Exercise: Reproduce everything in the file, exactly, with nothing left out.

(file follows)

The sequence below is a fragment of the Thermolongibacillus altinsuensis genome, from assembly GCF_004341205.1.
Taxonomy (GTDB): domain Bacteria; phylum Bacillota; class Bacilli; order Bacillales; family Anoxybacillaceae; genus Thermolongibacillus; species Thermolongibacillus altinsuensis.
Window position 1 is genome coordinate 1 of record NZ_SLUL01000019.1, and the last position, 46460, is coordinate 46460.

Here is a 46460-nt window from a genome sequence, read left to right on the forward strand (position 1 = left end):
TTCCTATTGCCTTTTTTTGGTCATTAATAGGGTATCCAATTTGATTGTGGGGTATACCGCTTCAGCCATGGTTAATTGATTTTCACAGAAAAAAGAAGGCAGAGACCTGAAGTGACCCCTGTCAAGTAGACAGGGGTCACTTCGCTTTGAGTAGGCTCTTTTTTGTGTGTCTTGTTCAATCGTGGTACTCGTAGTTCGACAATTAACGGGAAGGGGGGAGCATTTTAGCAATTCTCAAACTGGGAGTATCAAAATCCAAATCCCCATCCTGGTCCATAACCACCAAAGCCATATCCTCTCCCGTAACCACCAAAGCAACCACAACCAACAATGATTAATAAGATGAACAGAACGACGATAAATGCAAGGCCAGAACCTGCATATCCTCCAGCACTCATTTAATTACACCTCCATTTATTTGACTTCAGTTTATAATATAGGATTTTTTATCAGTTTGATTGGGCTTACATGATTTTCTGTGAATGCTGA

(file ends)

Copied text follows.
The sequence below is a fragment of the Thermolongibacillus altinsuensis genome, from assembly GCF_004341205.1.
Taxonomy (GTDB): domain Bacteria; phylum Bacillota; class Bacilli; order Bacillales; family Anoxybacillaceae; genus Thermolongibacillus; species Thermolongibacillus altinsuensis.
Window position 1 is genome coordinate 1 of record NZ_SLUL01000019.1, and the last position, 46460, is coordinate 46460.

Here is a 46460-nt window from a genome sequence, read left to right on the forward strand (position 1 = left end):
TTCCTATTGCCTTTTTTTGGTCATTAATAGGGTATCCAATTTGATTGTGGGGTATACCGCTTCAGCCATGGTTAATTGATTTTCACAGAAAAAAGAAGGCAGAGACCTGAAGTGACCCCTGTCAAGTAGACAGGGGTCACTTCGCTTTGAGTAGGCTCTTTTTTGTGTGTCTTGTTCAATCGTGGTACTCGTAGTTCGACAATTAACGGGAAGGGGGGAGCATTTTAGCAATTCTCAAACTGGGAGTATCAAAATCCAAATCCCCATCCTGGTCCATAACCACCAAAGCCATATCCTCTCCCGTAACCACCAAAGCAACCACAACCAACAATGATTAATAAGATGAACAGAACGACGATAAATGCAAGGCCAGAACCTGCATATCCTCCAGCACTCATTTAATTACACCTCCATTTATTTGACTTCAGTTTATAATATAGGATTTTTTATCAGTTTGATTGGGCTTACATGATTTTCTGTGAATGCTGA